On April 6, Bloomberg reported that White House Press Secretary Jen Psaki told reporters that Deputy National Security Advisor Daleep Singh had made it clear to India “that we don’t believe it’s in India’s interest to accelerate or increase imports of Russian energy and other commodities.”

The article also reported that Brian Deese, Director of the White House National Economic Council, warned that a “more explicit strategic alignment” with Russia would result in “significant and long-term” consequences. 

The posturing is not without teeth. During the week of April 8, Imran Khan, former Prime Minister of India’s closest rival and another nuclear power, Pakistan, was deposed in a sudden no-confidence vote.

Khan notably alleged that a diplomatic cable from Pakistan’s Ambassador to Washington had stated a ranking official in the State Department had told him in no uncertain terms that the Biden Administration was upset with Khan’s decision to meet with Putin just a day after the Ukraine conflict began. 

The alleged cable stated that the U.S. positioned the issue such that the onus for the slight was on Khan, but that if Parliament were to remove him from power, Pakistan would be forgiven.

On April 11, the U.S. took the next step in making India hear its displeasure. 

Reuters reported that Secretary of State Antony Blinken had begun “monitoring some recent concerning developments in India including a rise in human rights abuses by some government, police and prison officials.”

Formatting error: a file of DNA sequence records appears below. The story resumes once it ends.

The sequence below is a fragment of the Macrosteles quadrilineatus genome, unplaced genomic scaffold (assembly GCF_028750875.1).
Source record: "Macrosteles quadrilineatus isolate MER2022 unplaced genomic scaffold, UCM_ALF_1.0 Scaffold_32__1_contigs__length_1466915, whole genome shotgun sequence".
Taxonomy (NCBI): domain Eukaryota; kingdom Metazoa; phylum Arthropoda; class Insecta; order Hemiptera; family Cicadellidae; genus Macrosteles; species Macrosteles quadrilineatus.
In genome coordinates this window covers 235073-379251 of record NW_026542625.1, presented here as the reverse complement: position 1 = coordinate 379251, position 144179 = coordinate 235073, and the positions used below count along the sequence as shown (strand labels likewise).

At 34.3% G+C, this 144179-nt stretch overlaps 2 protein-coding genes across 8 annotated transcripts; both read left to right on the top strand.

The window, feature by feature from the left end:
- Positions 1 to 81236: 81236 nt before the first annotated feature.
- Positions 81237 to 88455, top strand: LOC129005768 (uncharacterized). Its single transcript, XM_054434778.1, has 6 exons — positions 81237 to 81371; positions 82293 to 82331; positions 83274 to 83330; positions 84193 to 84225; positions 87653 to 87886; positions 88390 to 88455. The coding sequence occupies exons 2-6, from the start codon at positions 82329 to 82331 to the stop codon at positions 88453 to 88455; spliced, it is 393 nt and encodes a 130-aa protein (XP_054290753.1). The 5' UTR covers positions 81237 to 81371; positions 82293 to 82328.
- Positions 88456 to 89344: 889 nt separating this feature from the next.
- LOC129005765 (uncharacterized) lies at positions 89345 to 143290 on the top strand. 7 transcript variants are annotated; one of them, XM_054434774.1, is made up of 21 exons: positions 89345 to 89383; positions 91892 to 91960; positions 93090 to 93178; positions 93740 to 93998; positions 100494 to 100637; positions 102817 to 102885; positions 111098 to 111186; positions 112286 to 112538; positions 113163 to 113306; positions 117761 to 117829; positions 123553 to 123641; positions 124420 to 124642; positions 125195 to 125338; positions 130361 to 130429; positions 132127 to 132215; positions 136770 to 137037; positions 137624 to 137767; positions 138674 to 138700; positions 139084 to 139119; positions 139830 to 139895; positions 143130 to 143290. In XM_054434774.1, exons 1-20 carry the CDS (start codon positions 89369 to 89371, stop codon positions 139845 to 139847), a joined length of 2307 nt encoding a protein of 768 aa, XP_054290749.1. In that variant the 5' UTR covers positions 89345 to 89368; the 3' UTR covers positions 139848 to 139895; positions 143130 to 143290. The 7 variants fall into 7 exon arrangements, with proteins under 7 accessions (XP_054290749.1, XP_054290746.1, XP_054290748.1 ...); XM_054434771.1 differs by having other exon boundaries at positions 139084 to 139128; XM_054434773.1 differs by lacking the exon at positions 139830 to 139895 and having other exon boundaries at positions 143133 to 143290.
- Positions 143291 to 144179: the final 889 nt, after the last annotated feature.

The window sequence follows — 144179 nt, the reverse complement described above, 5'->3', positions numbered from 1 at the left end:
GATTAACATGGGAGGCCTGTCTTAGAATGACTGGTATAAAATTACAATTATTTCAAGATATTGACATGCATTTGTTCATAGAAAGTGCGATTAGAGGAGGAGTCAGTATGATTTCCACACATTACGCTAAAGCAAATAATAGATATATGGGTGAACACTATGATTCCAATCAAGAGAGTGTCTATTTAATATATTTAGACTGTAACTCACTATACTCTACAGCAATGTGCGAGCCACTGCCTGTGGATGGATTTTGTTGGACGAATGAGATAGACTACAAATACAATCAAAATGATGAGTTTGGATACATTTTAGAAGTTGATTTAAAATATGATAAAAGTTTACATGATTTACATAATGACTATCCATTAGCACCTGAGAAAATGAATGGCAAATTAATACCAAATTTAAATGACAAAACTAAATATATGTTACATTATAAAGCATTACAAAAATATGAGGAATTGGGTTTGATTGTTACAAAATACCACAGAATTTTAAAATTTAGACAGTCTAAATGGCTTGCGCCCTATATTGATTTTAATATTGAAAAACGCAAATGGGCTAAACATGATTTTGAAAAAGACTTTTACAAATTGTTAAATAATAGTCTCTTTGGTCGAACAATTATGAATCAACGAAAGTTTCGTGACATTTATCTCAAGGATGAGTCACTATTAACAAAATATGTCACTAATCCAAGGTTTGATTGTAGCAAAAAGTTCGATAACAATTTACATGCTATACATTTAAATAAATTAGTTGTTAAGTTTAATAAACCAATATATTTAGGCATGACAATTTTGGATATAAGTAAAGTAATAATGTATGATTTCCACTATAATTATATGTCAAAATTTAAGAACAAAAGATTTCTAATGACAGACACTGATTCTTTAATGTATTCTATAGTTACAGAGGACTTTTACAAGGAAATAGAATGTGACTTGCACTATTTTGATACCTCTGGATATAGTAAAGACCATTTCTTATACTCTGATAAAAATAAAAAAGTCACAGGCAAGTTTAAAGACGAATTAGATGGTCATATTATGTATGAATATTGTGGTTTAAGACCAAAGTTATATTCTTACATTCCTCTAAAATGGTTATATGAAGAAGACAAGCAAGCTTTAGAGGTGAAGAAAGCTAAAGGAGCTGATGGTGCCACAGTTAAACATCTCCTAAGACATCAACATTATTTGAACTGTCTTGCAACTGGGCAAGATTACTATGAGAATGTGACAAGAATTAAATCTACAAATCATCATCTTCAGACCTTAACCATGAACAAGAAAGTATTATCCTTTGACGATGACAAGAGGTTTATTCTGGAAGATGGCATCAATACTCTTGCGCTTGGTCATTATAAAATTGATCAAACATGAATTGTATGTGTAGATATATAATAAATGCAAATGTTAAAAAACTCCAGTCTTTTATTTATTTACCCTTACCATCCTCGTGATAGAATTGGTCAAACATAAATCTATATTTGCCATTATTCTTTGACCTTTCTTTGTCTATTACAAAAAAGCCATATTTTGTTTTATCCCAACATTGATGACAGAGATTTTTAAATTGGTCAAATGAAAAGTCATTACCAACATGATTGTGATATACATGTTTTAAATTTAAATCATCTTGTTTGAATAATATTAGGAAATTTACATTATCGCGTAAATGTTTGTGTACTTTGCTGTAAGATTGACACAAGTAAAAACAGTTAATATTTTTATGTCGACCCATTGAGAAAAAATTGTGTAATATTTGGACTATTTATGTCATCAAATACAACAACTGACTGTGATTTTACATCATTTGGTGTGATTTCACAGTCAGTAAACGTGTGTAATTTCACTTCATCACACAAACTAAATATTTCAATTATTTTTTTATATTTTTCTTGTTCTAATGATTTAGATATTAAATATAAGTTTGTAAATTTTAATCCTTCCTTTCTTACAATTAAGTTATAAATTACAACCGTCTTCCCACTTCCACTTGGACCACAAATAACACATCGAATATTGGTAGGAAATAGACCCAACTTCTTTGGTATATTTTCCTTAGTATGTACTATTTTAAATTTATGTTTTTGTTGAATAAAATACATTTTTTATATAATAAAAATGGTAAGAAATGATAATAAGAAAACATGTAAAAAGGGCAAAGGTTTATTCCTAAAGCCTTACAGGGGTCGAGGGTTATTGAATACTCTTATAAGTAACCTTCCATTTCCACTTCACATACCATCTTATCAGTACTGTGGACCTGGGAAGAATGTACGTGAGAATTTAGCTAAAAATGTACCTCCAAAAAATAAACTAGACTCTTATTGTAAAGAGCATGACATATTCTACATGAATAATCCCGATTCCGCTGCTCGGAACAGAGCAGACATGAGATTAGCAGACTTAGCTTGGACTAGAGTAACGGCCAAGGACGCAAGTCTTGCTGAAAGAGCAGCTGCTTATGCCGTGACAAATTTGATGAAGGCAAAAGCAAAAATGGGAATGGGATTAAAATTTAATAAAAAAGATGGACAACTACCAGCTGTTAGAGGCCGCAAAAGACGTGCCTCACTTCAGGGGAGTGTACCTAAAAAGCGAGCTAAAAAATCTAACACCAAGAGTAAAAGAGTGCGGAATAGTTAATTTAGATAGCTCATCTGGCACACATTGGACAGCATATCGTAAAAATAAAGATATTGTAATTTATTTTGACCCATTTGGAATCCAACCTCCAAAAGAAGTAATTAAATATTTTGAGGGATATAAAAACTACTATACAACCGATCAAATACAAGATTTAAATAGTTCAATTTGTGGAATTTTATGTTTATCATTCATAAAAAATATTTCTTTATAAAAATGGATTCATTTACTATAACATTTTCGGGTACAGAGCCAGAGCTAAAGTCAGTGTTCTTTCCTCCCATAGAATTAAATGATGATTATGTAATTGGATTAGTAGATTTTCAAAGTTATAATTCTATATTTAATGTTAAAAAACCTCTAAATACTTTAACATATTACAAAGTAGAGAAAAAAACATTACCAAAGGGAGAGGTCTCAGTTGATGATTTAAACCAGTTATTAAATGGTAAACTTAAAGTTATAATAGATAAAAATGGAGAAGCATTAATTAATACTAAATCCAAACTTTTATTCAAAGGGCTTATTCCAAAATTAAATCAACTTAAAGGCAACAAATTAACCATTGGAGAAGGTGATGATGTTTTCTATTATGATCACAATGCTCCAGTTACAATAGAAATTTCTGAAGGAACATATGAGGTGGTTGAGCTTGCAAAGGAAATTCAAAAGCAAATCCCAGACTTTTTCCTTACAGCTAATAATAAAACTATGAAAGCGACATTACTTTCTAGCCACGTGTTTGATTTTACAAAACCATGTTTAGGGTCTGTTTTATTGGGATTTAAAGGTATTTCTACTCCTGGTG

The posturing immediately caught the attention not only of multiple Indian news outlets and commentators, but astute western geopolitical watchers who recalled a particularly apt 2017 Memorandum issued to the newly-throned Trump Administration’s Secretary of State Rex Tillerson.

The Memo, penned by former Director of Policy Planning Brian Hook, served prima facie as a 3-page treatise on the views towards human rights and American values utilized by various Presidents since the 1940s.

However, the document’s conclusion made clear that when it comes to the human rights record of foreign adversaries, the United States is less concerned about moral and humanitarian implications than it is using the matter as a handle to apply public pressure during geopolitical chess. 

“We do not look to bolster America’s adversaries overseas; we look to pressure, compete with, and outmaneuver them,” Hook stated. “For this reason, we should consider human rights as an important issue in regard to US relations with China, Russia, North Korea, and Iran.”

He added, “And this is not only because of moral concern for practices inside those countries.” 

And concluded, “It is also because pressing those regimes on human rights is one way to impose costs, apply counter-pressure, and regain the initiative from them strategically.”

Holding ground

Representatives from Washington and New Delhi met for the Fourth Annual U.S.-India 2+2 Ministerial Dialogue starting April 11 where a joint statement issued by the two sides notably made no mention of Russia, China, or human rights.

The Indian Express reported that India had held its ground during the talks, quoting Minister of External Affairs Subrahmanyam Jaishankar as directly rebuking the Russia oil import hysteria “If you are looking at energy purchases from Russia, I would suggest that your attention should be focused on Europe.” 

“We do buy some energy which is necessary for our energy security. But I suspect, looking at the figures, probably our total purchases for the month would be less than what Europe does in an afternoon. So you might want to think about that.”

Jaishankar continued, “We watch what’s happening in the world, like any country does, and we draw our conclusions and make our assessments. And believe me, we have a decent sense of what is in our interest and know how to protect it and advance it. So I think part of what has changed is we have more options than we did before.”